Heroes of Color

By Jailene Adorno


When David Heredia was in the seventh grade, he and his classmates were asked to create something that captured the title “Rainbow Harmony.” As a joke, he drew ethnically diverse people on a welfare line. He didn’t think anything of it until his drawing won a competition and the local news station covered the story. From that point forward, Heredia did all he could to hone that skill of design and founded Heredia Designs, which is a custom design and illustration company.

In 2002, Heredia moved from New York City to California to further pursue his career as a designer. While there, he noticed that many people experienced a bit of culture shock upon meeting him.

“They’d never seen a Black Latino,” says Heredia. “The ignorance was upsetting, but I had to realize where I was living.”

Because of these incidences, his art started to take on a whole new purpose. It became so much more than just a visual experience; there was a lot more substance behind it. He started creating multicultural characters—different people from different cultures with traditional attire from their respective country of origin.


“I’ve created work that actually means something to me,” he says. “I created for me, not other people and by doing that, people fell in line. It resonates with people.”

Heredia’s upbringing has inspired his designs by allowing him to illustrate the diverse people that he grew up around in New York City. His designs are also heavily influenced by graffiti, urban art, and cartoons from the 80s.

One of Heredia’s biggest passion projects is Heroes of Color, which is a series of educational, three-minute videos that tell the stories of underrepresented, historical heroes. However, these aren’t the popular heroes that we’re used to hearing about. Instead, these are the lesser known heroes, some of which date back to the 17th century such as Gaspar Yanga, who is known as “one of the first Black liberators in the Americas by leading one of the most successful slave rebellions.”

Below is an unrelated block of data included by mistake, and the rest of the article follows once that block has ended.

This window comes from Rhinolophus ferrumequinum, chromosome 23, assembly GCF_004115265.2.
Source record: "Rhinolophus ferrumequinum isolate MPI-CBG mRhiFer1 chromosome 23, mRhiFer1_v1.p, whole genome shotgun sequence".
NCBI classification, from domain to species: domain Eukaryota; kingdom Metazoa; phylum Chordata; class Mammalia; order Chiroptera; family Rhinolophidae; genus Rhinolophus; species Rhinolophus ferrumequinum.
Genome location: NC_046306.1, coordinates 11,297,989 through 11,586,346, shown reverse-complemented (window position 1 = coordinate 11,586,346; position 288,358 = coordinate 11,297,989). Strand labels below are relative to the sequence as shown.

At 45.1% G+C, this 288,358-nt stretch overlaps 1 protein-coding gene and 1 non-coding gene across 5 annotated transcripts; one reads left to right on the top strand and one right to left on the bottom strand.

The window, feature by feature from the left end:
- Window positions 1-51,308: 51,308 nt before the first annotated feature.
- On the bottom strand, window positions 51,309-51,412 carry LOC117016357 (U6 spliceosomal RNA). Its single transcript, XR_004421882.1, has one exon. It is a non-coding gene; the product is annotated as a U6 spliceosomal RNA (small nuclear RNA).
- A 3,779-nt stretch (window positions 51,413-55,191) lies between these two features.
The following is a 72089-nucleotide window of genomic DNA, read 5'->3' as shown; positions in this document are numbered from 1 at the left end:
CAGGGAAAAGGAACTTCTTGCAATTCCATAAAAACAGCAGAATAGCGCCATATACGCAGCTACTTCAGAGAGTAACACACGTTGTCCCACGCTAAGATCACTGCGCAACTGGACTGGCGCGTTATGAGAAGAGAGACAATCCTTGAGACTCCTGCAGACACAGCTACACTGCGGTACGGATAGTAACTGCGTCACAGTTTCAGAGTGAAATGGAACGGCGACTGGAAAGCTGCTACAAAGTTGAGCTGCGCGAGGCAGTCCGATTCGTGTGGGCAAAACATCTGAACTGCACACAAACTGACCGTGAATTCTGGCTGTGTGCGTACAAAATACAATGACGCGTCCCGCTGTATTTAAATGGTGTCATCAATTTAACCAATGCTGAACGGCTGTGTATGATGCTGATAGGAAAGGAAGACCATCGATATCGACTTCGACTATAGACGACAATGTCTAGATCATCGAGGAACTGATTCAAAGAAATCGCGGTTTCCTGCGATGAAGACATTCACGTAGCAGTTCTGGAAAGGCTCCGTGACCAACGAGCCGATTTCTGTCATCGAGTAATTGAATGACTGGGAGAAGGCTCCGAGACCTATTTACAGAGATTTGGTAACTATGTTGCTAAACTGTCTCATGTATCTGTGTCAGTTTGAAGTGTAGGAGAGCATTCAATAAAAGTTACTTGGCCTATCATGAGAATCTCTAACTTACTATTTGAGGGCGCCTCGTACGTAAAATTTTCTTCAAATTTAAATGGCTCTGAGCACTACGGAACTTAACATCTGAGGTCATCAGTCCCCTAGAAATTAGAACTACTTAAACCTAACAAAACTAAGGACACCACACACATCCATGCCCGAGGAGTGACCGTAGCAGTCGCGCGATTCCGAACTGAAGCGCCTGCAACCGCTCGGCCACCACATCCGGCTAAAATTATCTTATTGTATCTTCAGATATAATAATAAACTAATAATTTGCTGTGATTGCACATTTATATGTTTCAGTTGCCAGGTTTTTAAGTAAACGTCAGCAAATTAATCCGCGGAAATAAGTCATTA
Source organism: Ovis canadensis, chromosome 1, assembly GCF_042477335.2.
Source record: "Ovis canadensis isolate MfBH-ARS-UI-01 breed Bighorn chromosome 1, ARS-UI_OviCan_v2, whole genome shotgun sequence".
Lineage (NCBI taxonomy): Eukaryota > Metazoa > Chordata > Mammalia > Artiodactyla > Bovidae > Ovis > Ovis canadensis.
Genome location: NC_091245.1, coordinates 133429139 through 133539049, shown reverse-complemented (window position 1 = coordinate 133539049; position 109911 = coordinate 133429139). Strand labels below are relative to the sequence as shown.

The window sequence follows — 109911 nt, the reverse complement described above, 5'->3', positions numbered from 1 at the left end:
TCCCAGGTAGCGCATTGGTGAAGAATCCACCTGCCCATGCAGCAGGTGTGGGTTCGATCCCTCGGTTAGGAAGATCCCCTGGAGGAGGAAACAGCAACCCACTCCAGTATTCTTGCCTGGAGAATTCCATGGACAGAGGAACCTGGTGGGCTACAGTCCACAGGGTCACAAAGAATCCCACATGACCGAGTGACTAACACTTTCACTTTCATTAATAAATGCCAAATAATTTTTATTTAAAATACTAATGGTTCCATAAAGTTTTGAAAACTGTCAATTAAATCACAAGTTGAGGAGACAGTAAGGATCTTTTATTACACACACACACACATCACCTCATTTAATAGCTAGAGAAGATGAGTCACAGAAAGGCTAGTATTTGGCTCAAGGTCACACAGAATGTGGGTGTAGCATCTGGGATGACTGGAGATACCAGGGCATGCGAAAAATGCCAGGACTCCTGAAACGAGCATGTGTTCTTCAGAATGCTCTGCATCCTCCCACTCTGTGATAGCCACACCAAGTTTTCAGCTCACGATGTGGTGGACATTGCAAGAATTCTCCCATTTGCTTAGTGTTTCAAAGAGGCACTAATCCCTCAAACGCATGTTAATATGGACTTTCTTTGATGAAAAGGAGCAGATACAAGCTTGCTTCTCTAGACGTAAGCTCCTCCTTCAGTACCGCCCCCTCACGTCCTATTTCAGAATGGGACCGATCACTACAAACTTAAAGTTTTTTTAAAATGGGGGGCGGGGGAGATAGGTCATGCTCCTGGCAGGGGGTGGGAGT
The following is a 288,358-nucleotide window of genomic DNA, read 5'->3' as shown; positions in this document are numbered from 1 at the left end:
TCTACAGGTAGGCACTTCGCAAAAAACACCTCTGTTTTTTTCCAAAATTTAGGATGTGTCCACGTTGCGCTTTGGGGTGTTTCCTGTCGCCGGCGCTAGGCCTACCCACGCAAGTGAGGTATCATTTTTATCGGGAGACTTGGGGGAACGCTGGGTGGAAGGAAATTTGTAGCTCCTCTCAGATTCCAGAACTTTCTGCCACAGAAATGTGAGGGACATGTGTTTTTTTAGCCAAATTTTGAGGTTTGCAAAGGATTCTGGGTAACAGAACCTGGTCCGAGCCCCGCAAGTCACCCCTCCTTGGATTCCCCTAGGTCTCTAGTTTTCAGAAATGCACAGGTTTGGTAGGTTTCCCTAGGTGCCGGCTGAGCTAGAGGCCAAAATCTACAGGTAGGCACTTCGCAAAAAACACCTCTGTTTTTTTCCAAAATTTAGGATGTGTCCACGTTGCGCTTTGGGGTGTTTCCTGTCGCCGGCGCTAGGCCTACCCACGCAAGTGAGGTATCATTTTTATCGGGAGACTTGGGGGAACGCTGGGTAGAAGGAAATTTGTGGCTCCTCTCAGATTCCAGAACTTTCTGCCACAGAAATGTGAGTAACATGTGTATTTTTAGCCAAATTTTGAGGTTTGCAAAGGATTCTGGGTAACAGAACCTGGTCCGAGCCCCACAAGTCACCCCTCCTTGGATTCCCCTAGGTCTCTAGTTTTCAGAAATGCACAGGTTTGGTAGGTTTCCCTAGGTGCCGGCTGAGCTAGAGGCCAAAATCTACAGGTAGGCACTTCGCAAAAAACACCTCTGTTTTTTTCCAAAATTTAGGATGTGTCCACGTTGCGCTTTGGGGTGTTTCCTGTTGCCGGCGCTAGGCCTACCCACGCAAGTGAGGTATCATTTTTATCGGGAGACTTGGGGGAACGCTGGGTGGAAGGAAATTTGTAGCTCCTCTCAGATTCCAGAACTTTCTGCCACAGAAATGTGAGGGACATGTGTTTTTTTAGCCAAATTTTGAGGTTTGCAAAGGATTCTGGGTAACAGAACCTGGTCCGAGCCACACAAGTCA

“When you start to tell positive stories, people become inspired,” says Heredia.

The inspiration for Heroes of Color came to him when he initiated a trivia game with some of the children within his family. He challenged them to name five Black superheroes. Heredia’s son was able to name a couple, but the other children weren’t as lucky. This led Heredia to do some research via the web and local comic book stores. However, much to his dismay, he didn’t find as many as he’d hoped.

In his research, Heredia went on to discover historical heroes he hadn’t heard of before. That was when he decided to take action and put the spotlight on these heroes so that children and adults could learn something new in a fun and creative way. As an artist, Heredia finds comfort in the fact that he can create something that can affect change.

“You have a voice, as an artist, to essentially change people’s perceptions,” he says.

View all of David Heredia’s designs here.